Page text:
Via Huffington Post:
Legendary Senator Ted Kennedy has died at age 77, losing his battle to brain cancer.
In May 2008 doctors diagnosed Kennedy, one of the most influential and longest-serving senators in U.S. history, with a malignant brain tumor.
Here is the statement from the Kennedy family:
"Edward M. Kennedy - the husband, father, grandfather, brother and uncle we loved so deeply - died late Tuesday night at home in Hyannis Port," the statement said. "We've lost the irreplaceable center of our family and joyous light in our lives, but the inspiration of his faith, optimism, and perseverance will live on in our hearts forever. We thank everyone who gave him care and support over this last year, and everyone who stood with him for so many years in his tireless march for progress toward justice, fairness and opportunity for all. He loved this country and devoted his life to serving it. He always believed that our best days were still ahead, but it's hard to imagine any of them without him."
(From the New York Times...)
Mr. Kennedy was the last surviving brother of a generation of Kennedys that dominated American politics in the 1960s and that came to embody glamour, political idealism and untimely death. The Kennedy mystique — some call it the Kennedy myth — has held the imagination of the world for decades and came to rest on the sometimes too-narrow shoulders of the brother known as Teddy.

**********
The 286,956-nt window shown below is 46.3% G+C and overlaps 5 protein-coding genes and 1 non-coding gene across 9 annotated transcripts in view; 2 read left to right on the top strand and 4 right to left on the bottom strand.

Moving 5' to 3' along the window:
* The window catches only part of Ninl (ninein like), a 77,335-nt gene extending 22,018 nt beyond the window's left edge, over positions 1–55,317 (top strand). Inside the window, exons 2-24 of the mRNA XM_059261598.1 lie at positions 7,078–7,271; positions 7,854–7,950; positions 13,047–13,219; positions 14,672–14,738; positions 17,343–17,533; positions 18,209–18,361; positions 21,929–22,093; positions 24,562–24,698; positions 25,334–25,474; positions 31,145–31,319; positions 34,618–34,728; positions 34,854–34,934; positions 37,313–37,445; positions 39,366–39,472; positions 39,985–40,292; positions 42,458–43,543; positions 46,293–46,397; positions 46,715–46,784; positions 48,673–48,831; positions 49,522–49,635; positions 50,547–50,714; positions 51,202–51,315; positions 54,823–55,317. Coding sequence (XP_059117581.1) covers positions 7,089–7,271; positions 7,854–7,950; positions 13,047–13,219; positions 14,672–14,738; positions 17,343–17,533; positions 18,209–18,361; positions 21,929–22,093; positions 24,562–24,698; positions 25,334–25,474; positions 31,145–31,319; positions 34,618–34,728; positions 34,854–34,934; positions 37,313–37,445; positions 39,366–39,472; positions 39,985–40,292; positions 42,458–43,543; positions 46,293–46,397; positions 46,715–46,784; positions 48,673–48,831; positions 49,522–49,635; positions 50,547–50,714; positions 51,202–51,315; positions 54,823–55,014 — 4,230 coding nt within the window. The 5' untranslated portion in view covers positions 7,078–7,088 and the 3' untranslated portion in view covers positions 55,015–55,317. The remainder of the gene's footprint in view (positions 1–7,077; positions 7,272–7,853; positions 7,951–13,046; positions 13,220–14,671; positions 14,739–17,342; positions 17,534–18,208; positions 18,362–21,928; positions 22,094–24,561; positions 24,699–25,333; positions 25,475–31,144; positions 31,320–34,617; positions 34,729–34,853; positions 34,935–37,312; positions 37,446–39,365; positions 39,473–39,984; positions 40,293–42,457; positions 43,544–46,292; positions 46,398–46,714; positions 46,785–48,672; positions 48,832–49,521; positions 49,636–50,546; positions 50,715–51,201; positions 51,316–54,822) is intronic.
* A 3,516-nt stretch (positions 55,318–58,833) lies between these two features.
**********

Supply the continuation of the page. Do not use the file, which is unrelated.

He electrified the opening night of the 2008 Democratic National Convention in Denver last August with an unscheduled appearance and a speech that had delegates on their feet. Many were in tears.
Mr. Kennedy, who served 46 years as the most well-known Democrat in the Senate, longer than all but two other senators, was the only one of those brothers to die after reaching old age. President John F. Kennedy and Senator Robert F. Kennedy were felled by assassins’ bullets in their 40s. The eldest brother, Joseph P. Kennedy Jr., died in 1944 at the age of 29 while on a risky World War II bombing mission.
Mr. Kennedy spent much of last year in treatment and recuperation, broken by occasional public appearances and a dramatic return to the Capitol last summer to cast a decisive vote on a Medicare bill.